Borrowing and SMSF
A self-managed superannuation fund (SMSF) is generally prohibited from borrowing money. However, in limited circumstances, the borrowing is allowed where the borrowing is a limited recourse borrowing arrangement.
Take the following example for instance. Tony runs his business from a rented commercial property which is currently up for sale. He would like to purchase the property himself but does not have sufficient funds to do so. However, he does have a rather large balance in his SMSF. Can his SMSF take advantage of the funds that it has to purchase the property? The answer is yes. In this article we set out the steps on how to achieve this.
- Tony will need to set up a bare trust to purchase the property. The bare trust will hold the property on trust for Tony’s SMSF until the loan for the property is fully repaid. A related company is typically set up to act as the bare trustee for the purchase.
- All monies required for the purchase of the property will need to come from Tony’s SMSF. This means that any borrowing arrangement required to purchase the property must be entered into by Tony’s SMSF trustee with the bank (or other third party lender).
- After the loan is fully repaid, Tony’s SMSF has the right but not the obligation to acquire legal ownership of the property from the bare trustee.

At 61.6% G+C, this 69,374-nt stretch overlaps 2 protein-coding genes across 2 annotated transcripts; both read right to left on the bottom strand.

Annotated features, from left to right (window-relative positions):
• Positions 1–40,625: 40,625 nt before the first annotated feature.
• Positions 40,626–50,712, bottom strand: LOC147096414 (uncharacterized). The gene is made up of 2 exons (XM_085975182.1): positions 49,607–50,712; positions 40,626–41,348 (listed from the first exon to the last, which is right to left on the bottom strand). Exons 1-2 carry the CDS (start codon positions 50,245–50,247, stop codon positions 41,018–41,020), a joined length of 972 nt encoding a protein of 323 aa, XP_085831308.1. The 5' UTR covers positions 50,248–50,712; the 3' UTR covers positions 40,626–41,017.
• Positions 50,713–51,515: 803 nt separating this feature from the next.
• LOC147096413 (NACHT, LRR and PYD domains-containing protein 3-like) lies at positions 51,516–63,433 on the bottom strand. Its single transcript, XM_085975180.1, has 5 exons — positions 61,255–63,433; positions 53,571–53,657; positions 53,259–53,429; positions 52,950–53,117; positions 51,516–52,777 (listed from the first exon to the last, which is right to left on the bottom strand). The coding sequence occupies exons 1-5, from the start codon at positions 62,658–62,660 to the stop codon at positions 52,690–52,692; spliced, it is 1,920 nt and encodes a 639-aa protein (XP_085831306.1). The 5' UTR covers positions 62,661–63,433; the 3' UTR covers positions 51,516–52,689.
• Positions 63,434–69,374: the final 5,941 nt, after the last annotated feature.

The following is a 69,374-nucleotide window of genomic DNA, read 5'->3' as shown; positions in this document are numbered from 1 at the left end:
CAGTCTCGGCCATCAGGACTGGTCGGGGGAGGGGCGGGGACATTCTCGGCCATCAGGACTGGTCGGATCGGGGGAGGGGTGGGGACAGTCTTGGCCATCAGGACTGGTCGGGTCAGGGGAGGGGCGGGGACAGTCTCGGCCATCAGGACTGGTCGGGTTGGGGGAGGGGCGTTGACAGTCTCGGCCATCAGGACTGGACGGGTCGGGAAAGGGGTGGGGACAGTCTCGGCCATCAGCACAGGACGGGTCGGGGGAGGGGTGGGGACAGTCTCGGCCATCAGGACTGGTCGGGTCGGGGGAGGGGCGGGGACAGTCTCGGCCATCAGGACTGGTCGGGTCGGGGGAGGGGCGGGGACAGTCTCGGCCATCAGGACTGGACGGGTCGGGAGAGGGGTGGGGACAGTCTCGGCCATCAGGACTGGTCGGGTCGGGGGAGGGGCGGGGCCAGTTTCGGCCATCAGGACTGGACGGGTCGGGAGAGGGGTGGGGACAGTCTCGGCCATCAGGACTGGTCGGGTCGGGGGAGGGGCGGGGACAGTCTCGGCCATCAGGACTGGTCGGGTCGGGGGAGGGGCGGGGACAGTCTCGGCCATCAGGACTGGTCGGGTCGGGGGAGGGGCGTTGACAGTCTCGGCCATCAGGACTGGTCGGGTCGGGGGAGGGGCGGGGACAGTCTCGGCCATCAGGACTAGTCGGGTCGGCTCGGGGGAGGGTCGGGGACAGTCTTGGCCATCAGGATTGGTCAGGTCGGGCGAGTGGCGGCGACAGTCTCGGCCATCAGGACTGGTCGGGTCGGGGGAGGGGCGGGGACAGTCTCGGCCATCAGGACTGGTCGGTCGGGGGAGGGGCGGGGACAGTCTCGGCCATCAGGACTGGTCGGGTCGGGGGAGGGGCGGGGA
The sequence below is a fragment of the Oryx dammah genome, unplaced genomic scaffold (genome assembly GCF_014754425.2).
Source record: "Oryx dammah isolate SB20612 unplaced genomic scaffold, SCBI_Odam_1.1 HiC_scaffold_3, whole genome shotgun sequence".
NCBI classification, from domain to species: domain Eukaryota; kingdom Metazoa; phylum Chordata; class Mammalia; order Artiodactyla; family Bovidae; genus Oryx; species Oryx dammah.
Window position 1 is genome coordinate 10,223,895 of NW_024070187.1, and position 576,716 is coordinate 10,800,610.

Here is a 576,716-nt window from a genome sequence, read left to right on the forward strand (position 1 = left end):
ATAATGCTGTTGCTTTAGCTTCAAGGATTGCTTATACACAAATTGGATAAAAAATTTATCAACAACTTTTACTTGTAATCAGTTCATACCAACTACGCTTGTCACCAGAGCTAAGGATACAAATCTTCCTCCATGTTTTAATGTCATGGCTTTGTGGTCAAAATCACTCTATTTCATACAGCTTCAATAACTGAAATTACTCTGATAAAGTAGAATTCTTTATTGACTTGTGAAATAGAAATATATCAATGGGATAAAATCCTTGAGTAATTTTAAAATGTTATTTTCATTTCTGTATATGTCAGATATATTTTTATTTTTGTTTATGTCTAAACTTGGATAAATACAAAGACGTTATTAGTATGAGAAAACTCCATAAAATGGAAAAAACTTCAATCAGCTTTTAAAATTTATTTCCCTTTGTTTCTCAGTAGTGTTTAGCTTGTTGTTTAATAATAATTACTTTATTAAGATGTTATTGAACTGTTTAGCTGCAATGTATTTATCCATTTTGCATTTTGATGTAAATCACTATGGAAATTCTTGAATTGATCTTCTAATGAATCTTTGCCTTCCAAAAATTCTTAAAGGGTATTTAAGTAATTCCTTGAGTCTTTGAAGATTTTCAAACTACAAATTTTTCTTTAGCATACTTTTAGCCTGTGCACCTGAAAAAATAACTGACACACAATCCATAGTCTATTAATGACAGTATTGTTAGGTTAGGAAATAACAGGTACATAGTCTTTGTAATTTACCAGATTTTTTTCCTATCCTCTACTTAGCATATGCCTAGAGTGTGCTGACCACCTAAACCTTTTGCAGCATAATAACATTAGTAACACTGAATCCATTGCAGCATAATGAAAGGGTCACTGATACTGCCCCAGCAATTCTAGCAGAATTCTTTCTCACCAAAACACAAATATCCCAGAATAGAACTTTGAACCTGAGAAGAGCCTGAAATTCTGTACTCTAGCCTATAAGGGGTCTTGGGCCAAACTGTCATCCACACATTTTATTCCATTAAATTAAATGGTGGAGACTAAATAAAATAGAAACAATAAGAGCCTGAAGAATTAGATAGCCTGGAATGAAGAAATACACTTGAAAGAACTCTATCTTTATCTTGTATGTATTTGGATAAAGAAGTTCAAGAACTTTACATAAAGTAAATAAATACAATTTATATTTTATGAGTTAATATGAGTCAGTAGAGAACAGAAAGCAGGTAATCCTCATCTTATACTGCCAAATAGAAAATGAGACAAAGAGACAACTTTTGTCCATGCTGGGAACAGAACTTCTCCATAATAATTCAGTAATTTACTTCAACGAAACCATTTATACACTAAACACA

- In the event of default under the loan, the rights of the lender (e.g. the bank) will be limited to the asset purchased by the loan funds. i.e. The bank will not have any recourse to the other assets held in Tony’s SMSF, hence the name “limited recourse borrowing arrangement.”
- Tony’s business must pay market value rental for renting the commercial premises.
The above borrowing arrangement has given SMSF trustees access to greater investment opportunities. However, it may not necessarily be a suitable strategy for everyone. You will need to check that the above mentioned borrowing arrangement is suitable for your SMSF’s investment strategy and risk profile, and of course, the governing rules of your SMSF needs to permit your SMSF trustee to borrow.
The initial setup of the arrangement can be frustrating. As banks do not have recourse to any other assets of the SMSF in the event of default, they will undoubtedly request for a significant amount of documentation to prove that the loan repayments can be met before approving the loan. However, if you are prepared to put in the initial efforts with setting up the arrangement for the property purchase, it can prove to be a rewarding investment, as
- The SMSF is only taxed at 15% compared to marginal rates if the property was purchased in personal names;
- Capital gains on the eventual sale of the property is only 10% if the property is held for more than 1 year by the SMSF; and
- Once the SMSF is in pension phase, any income and capital gains made in the SMSF will be tax free in the fund.
If you have any queries on the above or wish to find out how to put a limited recourse borrowing arrangement in place for your SMSF, please do not hesitate to contact our office on (02) 9713 1199.